If everyone lies down and expects them to do all of the work, they might not survive for the cops to get there. One can’t sit in a shootout with his eyes closed and his hands over his ears and expect to survive as easily as the guy who finds cover and an exit quickly.

Everything is your responsibility – God has given us tools to survive, but whether or not we use them is up to us. Build your mind and body. I believe that God gave us the tools we needed to become the dominant predator on the planet, and ignoring them is foolish. Maybe you’ve decided to outsource all of that “icky” violence, but realize that your personal survival is not the responsibility of the police or the federal government. If there is a weak link in your system, and you are able to fix it, it’s only your fault if you choose to ignore it.

Consider our context here. If you know that an area of town is dangerous at night, your safety is your responsibility should you decide to go in regardless of the danger. If you live in a place where you have the freedom to carry and train with a weapon for self-defense, it is your responsibility to do so, and your responsibility if you instead decide that you’ll never need to protect yourself.

As a caveat, realize that you’re not a one-man army. Know your limitations, and know when to run. Escape should always be your first idea, not a protracted gunfight.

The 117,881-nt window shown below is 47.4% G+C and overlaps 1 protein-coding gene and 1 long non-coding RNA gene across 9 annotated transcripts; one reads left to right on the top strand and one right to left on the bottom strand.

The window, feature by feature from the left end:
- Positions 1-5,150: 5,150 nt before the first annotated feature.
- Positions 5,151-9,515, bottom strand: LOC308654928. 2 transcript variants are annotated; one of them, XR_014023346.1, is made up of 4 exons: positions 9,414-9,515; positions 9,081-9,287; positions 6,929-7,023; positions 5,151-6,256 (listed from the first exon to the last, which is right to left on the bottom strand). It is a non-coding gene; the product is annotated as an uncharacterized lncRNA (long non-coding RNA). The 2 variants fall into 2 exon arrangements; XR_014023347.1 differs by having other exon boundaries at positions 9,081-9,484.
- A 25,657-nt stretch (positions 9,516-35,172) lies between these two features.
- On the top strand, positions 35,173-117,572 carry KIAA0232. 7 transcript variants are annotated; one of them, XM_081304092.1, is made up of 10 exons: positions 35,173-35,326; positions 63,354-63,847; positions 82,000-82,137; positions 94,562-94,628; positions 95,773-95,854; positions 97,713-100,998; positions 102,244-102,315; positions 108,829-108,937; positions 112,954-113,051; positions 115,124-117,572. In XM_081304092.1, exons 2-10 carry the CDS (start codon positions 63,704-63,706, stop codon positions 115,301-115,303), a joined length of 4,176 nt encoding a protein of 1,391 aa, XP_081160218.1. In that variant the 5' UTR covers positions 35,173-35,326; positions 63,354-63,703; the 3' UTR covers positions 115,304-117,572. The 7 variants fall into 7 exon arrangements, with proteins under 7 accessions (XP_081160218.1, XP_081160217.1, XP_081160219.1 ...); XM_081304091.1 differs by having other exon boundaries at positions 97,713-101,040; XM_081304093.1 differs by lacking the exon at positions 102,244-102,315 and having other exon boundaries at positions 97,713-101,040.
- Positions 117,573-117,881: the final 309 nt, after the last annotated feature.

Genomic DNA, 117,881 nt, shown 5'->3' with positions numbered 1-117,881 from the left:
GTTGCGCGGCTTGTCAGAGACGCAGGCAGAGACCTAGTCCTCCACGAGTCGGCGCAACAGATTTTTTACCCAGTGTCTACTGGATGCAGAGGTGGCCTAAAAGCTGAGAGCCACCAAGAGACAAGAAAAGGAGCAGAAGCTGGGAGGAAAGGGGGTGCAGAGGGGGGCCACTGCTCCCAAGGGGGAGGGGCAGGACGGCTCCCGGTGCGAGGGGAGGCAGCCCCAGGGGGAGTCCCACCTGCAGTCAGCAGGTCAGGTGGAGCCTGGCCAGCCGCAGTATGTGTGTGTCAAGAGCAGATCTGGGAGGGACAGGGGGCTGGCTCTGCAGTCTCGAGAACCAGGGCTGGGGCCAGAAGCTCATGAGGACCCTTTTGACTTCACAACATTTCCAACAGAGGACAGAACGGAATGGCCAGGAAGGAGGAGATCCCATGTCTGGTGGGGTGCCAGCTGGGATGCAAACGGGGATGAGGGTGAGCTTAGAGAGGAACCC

Save who needs to be saved – Watch out for your people. Protect your family and friends with every action before AND during your stay in an unfamiliar place.
Kill who needs to be killed – Again, you’re not a ninja assassin. Your best bet is escape rather than a fight, but if you can’t escape and you can’t hide, your dead body isn’t going to save your family and friends. Once someone commits to the act of a mass shooting, reasoning with them is pretty much worthless. You can attempt to stun them and take the chance that it won’t work (it likely won’t), or you can end the threat immediately and efficiently as an absolute last option.

Always be working – Be a constant part of the solution. Congress can pass all of the safety legislation they want, but unless the individual American is able to take his eyes off of his Iphone, we will always be vulnerable.